*Hannah: Yes, I believe these two posts pulled in the most comments I've received in my blogging history, except for my 19th birthday post which brought in a debate over college. While this whole "debate" was rather intense (well, at least for me!), I did enjoy the discussion and the Bible study. :)

I love discussing/debating theology and doctrine as well (except for the stiff necks and late nights that results involve sometimes)! My family and I have been involved in many doctrinal discussions and each one has driven me deeper into the Word.

And yes, while we might not agree on this subject, we can absolutely agree loving and serving Jesus with our entire hearts and lives is the most important thing. (Which reminds me I have to email you... :$)

[P.S. If y'all can't tell, I finally figured out how to add HTML tags into comments. It's so fun! After five years of website work, and now I just figured it out...]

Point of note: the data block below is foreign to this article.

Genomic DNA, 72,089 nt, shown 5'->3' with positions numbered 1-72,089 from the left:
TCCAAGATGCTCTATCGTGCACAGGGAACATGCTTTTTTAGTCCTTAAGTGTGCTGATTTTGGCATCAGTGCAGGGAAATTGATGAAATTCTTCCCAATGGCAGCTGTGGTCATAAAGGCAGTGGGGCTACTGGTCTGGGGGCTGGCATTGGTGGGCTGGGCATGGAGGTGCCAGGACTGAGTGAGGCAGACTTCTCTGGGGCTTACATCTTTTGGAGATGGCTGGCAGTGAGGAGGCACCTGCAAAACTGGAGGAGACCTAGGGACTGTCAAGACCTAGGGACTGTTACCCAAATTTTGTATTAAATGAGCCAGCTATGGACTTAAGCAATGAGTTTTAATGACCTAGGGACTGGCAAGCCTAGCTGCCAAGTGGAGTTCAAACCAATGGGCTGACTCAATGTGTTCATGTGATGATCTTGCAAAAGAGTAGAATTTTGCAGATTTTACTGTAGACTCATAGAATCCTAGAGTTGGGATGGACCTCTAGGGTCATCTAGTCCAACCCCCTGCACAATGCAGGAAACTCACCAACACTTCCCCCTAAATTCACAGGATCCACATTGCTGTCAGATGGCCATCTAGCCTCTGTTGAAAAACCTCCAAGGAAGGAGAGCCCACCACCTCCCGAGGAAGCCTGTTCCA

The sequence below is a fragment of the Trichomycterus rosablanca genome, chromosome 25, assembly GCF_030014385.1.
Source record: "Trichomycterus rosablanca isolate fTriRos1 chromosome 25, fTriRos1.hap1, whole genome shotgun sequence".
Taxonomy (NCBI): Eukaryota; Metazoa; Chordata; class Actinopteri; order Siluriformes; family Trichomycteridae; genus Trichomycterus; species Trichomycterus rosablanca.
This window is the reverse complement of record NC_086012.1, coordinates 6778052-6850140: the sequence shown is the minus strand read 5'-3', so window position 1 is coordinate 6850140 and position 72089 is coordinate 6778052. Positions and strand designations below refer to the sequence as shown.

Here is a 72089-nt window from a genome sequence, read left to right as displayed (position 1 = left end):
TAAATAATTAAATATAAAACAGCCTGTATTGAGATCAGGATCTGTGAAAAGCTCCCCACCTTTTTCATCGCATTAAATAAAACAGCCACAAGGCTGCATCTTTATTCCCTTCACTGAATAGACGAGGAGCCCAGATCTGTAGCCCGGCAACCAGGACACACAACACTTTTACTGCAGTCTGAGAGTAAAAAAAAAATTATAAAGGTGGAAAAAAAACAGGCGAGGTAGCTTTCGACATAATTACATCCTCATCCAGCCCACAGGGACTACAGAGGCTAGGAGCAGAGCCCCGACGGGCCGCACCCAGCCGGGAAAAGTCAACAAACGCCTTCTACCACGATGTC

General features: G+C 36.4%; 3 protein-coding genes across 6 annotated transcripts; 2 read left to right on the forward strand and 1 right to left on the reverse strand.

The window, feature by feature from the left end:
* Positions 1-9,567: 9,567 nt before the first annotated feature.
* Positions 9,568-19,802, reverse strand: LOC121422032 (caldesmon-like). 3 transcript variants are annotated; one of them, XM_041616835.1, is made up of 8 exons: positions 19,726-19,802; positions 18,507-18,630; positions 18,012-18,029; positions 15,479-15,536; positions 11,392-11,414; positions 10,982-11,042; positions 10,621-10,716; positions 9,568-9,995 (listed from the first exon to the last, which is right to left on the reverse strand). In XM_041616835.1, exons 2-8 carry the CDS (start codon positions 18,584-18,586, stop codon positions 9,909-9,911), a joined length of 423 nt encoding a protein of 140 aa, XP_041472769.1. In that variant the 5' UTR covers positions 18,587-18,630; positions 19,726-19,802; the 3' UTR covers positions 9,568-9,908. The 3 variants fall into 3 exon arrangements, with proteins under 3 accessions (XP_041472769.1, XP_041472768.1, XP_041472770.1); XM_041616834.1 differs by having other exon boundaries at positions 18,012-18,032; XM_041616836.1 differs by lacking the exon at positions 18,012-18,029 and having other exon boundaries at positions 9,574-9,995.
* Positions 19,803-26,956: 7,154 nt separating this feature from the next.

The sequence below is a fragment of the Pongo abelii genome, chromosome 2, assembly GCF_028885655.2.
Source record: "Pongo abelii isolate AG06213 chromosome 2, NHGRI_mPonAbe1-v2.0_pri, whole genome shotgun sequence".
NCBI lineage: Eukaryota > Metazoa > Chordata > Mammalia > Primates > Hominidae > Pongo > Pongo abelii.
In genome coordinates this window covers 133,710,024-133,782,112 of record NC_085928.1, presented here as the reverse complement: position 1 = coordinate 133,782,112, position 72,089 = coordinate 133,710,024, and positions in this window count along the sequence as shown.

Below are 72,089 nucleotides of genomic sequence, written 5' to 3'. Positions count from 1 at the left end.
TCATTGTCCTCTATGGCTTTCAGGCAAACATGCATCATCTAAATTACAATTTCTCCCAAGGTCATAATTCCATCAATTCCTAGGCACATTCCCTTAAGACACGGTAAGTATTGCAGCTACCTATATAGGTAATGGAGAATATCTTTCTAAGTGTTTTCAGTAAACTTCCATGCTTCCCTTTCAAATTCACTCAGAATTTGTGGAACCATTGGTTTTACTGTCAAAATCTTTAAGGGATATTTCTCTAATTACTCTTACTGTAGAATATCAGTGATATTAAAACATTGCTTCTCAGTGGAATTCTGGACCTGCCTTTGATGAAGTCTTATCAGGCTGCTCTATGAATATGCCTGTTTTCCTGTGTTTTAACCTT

Miss Taylor said...

*Amy: So, what exactly is the limit to Blogger comments? Did it tell you how many characters it would allow? Just curious!

Our summer has been flying by all too quickly! I had made it a goal to spend more time outside and prove it by a suntan, er...sunburn (I am an indoor person, so it is a challenge to go outside for me), but with all the crazy weather, procrastination, and other things, I haven't spent much time outside. :( And we've been relatively busy with the band as well - which is always good.

Well, enjoy the rest of your summer!

Amy W. said...

Yes, it did tell me and I was thinking I should have written down the number, but I think the limit was a little over 4,900 characters! :)